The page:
2. ^ a b The results of Austrian cyclist Bernhard Kohl have been removed, after Kohl tested positive and admitted the use of doping.[55][56] As of 27 July 2009, other cyclists have not been upgraded to the positions Kohl's removal has vacated.


  1. ^ a b c "Results – Tour de France 2008". Archived from the original on 19 January 2016.
  2. ^ "History of UCI-Grand Tour disputes". Archived from the original on 1 June 2013. Retrieved 9 July 2013.
  3. ^ "Tour de France organisers exclude Astana team; Alberto Contador may not defend title". ESPN. Associated Press. 13 February 2008. Archived from the original on 1 March 2009. Retrieved 15 August 2008.
  4. ^ "Garmin is the new title sponsor of the Slipstream–Chipotle team". VeloNews (Press release). 18 June 2008. Archived from the original on 19 June 2008. Retrieved 18 June 2008.
  5. ^ "TOUR 2008 : VINGT ÉQUIPES INVITÉES (PDF)" (PDF). Archived from the original (PDF) on 11 October 2012. Retrieved 9 July 2013.
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  7. ^ "Tour de France 2008 – Teams and riders". Tour de France. Amaury Sport Organisation. Archived from the original on 4 August 2008. Retrieved 4 April 2020.
  8. ^ renamed with effect from the date of commencement of the 2008 Tour de France, formerly known as Team High Road : "Columbia Sportswear Announces Sponsorship" (Press release). Team Columbia & High Road Sports, Inc. 15 June 2008. Archived from the original on 20 June 2008. Retrieved 17 June 2008.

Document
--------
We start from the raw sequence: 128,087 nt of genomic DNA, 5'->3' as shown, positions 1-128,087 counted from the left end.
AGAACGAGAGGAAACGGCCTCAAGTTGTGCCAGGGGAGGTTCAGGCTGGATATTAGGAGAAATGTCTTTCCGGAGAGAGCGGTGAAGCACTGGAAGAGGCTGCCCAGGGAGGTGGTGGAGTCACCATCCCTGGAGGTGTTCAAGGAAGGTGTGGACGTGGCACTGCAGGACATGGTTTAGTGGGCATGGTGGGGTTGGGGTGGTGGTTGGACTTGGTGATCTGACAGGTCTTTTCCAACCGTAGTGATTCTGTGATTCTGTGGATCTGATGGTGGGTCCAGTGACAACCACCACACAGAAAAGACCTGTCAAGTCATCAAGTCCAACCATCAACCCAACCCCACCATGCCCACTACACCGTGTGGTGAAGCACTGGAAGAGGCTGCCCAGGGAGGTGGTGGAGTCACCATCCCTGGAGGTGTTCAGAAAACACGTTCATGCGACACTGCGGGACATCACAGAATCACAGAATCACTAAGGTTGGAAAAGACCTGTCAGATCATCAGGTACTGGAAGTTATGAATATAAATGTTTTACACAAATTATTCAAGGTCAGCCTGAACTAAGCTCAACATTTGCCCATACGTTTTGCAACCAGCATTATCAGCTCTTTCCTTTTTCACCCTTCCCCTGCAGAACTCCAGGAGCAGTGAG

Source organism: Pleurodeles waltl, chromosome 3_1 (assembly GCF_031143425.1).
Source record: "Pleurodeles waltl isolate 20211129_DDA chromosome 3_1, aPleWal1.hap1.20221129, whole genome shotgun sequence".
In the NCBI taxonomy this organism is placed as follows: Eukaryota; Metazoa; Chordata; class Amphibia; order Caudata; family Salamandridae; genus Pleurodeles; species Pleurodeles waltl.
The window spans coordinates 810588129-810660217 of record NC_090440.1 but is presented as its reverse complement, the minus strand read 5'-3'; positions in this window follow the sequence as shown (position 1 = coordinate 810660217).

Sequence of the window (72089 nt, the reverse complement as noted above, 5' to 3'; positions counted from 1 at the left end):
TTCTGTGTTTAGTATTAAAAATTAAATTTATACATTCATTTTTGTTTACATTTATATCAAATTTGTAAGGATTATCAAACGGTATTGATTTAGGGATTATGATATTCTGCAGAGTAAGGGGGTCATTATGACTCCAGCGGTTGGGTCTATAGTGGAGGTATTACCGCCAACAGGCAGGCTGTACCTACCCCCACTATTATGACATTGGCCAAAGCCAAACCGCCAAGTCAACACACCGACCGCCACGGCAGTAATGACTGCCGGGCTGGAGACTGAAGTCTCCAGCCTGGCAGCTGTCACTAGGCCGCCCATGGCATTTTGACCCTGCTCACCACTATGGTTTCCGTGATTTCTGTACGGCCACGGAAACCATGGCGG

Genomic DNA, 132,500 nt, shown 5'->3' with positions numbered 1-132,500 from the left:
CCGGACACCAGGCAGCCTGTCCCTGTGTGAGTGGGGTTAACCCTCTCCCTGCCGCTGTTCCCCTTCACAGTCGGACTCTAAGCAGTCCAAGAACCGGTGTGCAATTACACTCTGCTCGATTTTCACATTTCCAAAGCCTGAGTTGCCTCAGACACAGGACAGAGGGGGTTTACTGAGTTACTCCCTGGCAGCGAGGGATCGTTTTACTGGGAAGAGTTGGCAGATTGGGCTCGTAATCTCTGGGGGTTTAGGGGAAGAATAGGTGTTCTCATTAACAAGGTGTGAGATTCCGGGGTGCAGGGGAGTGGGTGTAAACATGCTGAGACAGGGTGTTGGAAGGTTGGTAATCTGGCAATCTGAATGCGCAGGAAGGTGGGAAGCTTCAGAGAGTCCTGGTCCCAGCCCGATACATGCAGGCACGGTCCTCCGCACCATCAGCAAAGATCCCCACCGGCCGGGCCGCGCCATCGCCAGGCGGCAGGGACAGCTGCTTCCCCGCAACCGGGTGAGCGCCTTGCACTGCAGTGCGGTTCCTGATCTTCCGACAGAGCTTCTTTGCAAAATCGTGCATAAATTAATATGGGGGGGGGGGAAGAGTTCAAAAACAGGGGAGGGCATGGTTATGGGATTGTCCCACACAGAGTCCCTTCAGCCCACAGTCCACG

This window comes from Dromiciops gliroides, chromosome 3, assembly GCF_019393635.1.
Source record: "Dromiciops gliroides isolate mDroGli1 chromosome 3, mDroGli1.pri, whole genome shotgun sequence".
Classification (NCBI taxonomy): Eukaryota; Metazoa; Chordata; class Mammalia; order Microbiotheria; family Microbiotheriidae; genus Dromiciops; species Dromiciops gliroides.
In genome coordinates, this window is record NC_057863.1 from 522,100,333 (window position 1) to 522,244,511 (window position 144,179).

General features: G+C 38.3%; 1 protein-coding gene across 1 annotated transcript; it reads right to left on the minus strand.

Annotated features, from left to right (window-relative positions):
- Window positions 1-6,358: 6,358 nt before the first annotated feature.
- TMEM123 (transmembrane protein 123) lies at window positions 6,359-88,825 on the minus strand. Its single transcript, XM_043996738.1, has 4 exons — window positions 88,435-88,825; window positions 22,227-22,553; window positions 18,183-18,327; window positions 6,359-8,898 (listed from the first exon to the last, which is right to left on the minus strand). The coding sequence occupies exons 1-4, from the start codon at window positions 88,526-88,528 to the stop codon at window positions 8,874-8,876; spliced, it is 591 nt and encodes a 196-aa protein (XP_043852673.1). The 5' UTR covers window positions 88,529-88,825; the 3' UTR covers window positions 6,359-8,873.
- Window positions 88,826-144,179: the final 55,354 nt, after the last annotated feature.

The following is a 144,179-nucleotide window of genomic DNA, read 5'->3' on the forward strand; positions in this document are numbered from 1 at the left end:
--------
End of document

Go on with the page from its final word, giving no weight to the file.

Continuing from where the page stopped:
9. ^ "Contador rates Evans as Tour favourite". 25 June 2008. Archived from the original on 17 September 2011. Retrieved 16 June 2009.
  10. ^ All odds taken from Archived 19 June 2008 at the Wayback Machine
  11. ^ Gregor Brown. "A Grand Tour with minimal transfers and mythical mountains". Archived from the original on 6 June 2009. Retrieved 16 June 2009.
  12. ^ Augendre 2016, p. 180.
  13. ^ Jones, Jeff (25 October 2007). "2008 Tour de France route revealed". BikeRadar. Archived from the original on 19 December 2019. Retrieved 23 December 2019.
  14. ^ "Tour de France 2008 – The Tour 2008". Tour de France. Amaury Sport Organisation. Archived from the original on 4 August 2008. Retrieved 4 April 2020.
  15. ^ "95ème Tour de France 2008" [95th Tour de France 2008]. Mémoire du cyclisme (in French). Retrieved 6 April 2020.
  16. ^ "The history of the Tour de France – Year 2008 – The stage winners". Tour de France. Amaury Sport Organisation. Archived from the original on 3 April 2020. Retrieved 4 April 2020.
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2008 Tour de France